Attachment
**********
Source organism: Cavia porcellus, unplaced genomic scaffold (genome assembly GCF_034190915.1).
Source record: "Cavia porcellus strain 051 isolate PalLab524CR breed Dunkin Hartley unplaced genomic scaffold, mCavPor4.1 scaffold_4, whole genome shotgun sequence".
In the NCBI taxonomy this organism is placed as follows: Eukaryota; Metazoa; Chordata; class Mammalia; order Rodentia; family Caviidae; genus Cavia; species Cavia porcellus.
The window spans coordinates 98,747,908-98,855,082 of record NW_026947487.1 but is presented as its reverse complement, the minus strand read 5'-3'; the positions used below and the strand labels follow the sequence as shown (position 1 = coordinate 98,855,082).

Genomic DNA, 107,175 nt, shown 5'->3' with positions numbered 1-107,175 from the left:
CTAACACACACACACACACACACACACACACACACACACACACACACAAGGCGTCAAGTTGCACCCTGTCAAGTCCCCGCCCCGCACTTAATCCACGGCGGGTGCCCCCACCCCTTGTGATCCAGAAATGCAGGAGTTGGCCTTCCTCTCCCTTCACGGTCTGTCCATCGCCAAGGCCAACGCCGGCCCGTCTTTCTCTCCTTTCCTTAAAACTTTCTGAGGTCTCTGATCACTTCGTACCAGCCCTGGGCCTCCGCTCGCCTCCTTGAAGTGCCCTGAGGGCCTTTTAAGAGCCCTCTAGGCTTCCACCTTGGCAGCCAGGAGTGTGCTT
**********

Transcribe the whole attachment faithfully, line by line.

Source organism: Cavia porcellus, unplaced genomic scaffold (genome assembly GCF_034190915.1).
Source record: "Cavia porcellus strain 051 isolate PalLab524CR breed Dunkin Hartley unplaced genomic scaffold, mCavPor4.1 scaffold_4, whole genome shotgun sequence".
In the NCBI taxonomy this organism is placed as follows: Eukaryota; Metazoa; Chordata; class Mammalia; order Rodentia; family Caviidae; genus Cavia; species Cavia porcellus.
The window spans coordinates 98,747,908-98,855,082 of record NW_026947487.1 but is presented as its reverse complement, the minus strand read 5'-3'; the positions used below and the strand labels follow the sequence as shown (position 1 = coordinate 98,855,082).

Genomic DNA, 107,175 nt, shown 5'->3' with positions numbered 1-107,175 from the left:
CTAACACACACACACACACACACACACACACACACACACACACACACAAGGCGTCAAGTTGCACCCTGTCAAGTCCCCGCCCCGCACTTAATCCACGGCGGGTGCCCCCACCCCTTGTGATCCAGAAATGCAGGAGTTGGCCTTCCTCTCCCTTCACGGTCTGTCCATCGCCAAGGCCAACGCCGGCCCGTCTTTCTCTCCTTTCCTTAAAACTTTCTGAGGTCTCTGATCACTTCGTACCAGCCCTGGGCCTCCGCTCGCCTCCTTGAAGTGCCCTGAGGGCCTTTTAAGAGCCCTCTAGGCTTCCACCTTGGCAGCCAGGAGTGTGCTT